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Liturgy’s Demonic Orchestra

Liturgy’s Demonic Orchestra

From left to right: drummer Leo Didkovsky, guitarist Mario Miron, guitarist/vocalist Haela Ravenna Hunt-Hendrix, and bassist Tia Vincent-Clark.

Photo by Jessica Hallock

The black metal band’s latest release speaks loudly with frontwoman Haela Ravenna Hunt-Hendrix’s theological philosophies and classical influence.

Most musicians hate labeling themselves with a genre. But Liturgy vocalist, guitarist, and mastermind Haela Ravenna Hunt-Hendrix is different. She knows exactly what her music sounds like, and why.

“A lot of people don’t like the idea of naming what they do, but I love it,” she says with a laugh. “[Liturgy is] a cross between extreme metal; avant-garde, minimalist, classical music; 19th-century Romantic classical music; and American screamo-inflected metalcore.” Her quick response and detailed description are typical of Hunt-Hendrix’s musical personality. Everything she does comes from a crystallized vision, years of music education, and a passion for the theological and philosophical purpose that she believes animates the greater zoetic universe.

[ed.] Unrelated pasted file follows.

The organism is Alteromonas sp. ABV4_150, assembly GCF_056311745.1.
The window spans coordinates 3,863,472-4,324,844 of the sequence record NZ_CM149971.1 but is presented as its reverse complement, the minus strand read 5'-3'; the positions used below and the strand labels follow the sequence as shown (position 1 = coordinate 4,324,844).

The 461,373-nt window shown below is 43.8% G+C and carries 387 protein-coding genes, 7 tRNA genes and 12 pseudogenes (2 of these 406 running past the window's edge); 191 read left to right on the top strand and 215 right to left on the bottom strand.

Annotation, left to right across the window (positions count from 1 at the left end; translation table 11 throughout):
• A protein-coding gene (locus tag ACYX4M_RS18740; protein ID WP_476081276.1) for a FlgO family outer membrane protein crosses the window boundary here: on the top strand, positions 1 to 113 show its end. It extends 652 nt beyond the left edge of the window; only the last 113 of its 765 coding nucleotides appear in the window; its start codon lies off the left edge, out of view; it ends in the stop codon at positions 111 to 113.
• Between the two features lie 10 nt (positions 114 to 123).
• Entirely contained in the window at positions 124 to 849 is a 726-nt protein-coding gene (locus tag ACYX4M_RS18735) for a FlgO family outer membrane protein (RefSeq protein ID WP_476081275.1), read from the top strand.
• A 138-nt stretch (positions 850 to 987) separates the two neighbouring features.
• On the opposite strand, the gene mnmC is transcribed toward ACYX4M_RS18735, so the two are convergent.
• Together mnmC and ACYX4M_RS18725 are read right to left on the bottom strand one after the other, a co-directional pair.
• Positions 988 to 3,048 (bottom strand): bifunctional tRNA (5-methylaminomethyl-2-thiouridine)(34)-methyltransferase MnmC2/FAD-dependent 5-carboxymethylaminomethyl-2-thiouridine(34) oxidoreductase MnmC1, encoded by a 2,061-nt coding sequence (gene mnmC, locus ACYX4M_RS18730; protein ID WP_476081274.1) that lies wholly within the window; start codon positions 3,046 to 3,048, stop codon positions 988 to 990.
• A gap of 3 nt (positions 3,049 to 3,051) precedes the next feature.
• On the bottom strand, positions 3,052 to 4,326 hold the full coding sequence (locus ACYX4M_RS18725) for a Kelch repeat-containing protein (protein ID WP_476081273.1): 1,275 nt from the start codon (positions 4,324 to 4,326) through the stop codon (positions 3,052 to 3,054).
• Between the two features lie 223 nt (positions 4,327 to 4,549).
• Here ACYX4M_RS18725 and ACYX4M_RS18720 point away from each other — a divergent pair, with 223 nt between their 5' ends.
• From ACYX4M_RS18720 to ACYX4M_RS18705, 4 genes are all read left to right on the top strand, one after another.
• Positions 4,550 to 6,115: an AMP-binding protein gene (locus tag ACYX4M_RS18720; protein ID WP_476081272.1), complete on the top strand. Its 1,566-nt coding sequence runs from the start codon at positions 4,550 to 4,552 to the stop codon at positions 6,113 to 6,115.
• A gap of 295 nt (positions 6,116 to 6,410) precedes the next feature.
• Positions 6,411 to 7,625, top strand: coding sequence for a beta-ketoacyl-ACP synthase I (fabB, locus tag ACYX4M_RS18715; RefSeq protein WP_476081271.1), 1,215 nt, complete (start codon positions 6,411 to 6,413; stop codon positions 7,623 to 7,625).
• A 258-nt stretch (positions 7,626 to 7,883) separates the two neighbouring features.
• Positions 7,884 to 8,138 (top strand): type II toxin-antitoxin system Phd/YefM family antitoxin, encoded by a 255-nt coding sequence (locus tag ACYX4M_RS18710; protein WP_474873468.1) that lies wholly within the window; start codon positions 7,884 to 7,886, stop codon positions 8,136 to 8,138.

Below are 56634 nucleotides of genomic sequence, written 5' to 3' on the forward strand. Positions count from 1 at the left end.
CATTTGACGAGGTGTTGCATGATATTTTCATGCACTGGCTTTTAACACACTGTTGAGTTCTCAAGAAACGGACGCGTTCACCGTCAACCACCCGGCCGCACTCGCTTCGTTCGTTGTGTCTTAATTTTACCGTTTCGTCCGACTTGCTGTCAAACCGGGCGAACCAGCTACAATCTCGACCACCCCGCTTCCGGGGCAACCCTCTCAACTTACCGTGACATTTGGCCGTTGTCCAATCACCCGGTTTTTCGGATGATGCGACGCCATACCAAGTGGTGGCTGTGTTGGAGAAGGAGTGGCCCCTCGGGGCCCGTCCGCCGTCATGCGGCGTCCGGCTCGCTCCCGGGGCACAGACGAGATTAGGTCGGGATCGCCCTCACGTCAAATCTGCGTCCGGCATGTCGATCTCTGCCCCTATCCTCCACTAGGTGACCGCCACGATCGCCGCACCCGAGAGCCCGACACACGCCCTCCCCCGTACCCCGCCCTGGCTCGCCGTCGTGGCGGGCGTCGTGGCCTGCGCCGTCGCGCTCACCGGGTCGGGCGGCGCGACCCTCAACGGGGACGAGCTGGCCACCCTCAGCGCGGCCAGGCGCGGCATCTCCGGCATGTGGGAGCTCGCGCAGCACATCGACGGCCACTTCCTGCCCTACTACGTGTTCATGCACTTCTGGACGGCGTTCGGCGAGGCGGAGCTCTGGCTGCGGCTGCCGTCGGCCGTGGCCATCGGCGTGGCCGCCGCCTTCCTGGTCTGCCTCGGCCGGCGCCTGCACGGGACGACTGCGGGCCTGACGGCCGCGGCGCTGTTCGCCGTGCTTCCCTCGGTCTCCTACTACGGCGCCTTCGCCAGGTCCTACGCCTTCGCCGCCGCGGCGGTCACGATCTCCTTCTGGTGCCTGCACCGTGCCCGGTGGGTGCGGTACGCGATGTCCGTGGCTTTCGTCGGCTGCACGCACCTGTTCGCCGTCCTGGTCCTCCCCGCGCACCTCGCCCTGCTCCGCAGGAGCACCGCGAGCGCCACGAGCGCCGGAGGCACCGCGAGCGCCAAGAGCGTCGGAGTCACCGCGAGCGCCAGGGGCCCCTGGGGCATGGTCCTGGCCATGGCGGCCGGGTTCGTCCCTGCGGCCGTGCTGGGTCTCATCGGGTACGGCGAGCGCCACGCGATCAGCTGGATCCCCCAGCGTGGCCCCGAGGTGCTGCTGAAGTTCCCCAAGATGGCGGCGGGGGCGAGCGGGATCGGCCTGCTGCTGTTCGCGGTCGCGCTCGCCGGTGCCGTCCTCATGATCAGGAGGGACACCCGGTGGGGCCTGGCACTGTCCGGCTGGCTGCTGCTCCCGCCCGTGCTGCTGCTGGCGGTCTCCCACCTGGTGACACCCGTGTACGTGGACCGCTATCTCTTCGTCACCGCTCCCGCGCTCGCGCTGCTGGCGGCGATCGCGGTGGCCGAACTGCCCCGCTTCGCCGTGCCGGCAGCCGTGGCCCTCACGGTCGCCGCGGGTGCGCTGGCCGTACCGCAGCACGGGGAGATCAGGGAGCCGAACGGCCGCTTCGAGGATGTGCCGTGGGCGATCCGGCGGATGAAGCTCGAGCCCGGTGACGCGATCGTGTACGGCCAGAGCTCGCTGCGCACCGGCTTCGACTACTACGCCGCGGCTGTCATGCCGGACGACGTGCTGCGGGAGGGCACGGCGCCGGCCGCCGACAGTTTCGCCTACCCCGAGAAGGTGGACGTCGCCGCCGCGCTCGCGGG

Conceived around the concept of Christianity’s kingdom of heaven, Liturgy’s latest release, 93696—named after a numerological representation of heaven, or a new eon for civilizationand its companion EP, As the Blood of God Bursts the Veins of Time, embrace the entirety of the band’s catalog and push it even further into the cosmos. With each release, Hunt-Hendrix has searched for new inspiration, new sounds, and a new approach. In the past, that included everything from electronic trap-style layers to a wide range of world and orchestral instruments. Based on her earlier musical education, Hunt-Hendrix took a more classical approach to 93696, and while that may have turned off a few black metal purists, she knew what she was doingand chose to double down on it.


“With this one, I felt happy with the language of the band and wanted to make something really, really epic using that language,” she explains. “It feels like a synthesis of a lot of things that we’ve done before. It’s by far the most ambitious record we’ve ever done. It’s longer, and more complex.” Every instrument, whether in the gigantic “Djennaration” or the instrumental, organ-driven “Angel of Individuation,” plays a key role in a bed of twisting, layered melodies and deep harmonic complexity. This is especially evident in the bass work, where alternate chord inversions and counterpoint are more common than driving root notes.

“[93696] feels like a synthesis of a lot of things that we’ve done before. It’s by far the most ambitious record we’ve ever done.”

“That’s pretty unusual on electric bass,” she admits. “It’s in that classical tradition of writing music. The bass has a role while the higher voices come together doing different things. Then it all coalesces into unity.”